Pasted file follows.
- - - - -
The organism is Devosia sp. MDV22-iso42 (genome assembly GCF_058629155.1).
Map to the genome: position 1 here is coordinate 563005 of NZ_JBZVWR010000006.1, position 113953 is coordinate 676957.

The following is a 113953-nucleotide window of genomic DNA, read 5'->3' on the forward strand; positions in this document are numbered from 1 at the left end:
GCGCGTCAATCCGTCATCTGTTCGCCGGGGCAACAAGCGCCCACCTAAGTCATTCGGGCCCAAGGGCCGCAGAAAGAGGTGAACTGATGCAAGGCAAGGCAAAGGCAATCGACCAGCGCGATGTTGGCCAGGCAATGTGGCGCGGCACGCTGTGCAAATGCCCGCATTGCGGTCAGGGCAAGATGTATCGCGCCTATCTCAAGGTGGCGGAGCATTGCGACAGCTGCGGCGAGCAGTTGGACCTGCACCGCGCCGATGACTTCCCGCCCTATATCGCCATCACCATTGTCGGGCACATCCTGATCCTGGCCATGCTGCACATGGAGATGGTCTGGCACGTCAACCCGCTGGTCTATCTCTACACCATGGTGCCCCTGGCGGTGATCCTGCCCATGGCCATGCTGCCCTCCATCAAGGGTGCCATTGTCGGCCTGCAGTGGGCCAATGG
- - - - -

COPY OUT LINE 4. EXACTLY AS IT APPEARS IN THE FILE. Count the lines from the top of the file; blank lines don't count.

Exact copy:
GCGCGTCAATCCGTCATCTGTTCGCCGGGGCAACAAGCGCCCACCTAAGTCATTCGGGCCCAAGGGCCGCAGAAAGAGGTGAACTGATGCAAGGCAAGGCAAAGGCAATCGACCAGCGCGATGTTGGCCAGGCAATGTGGCGCGGCACGCTGTGCAAATGCCCGCATTGCGGTCAGGGCAAGATGTATCGCGCCTATCTCAAGGTGGCGGAGCATTGCGACAGCTGCGGCGAGCAGTTGGACCTGCACCGCGCCGATGACTTCCCGCCCTATATCGCCATCACCATTGTCGGGCACATCCTGATCCTGGCCATGCTGCACATGGAGATGGTCTGGCACGTCAACCCGCTGGTCTATCTCTACACCATGGTGCCCCTGGCGGTGATCCTGCCCATGGCCATGCTGCCCTCCATCAAGGGTGCCATTGTCGGCCTGCAGTGGGCCAATGG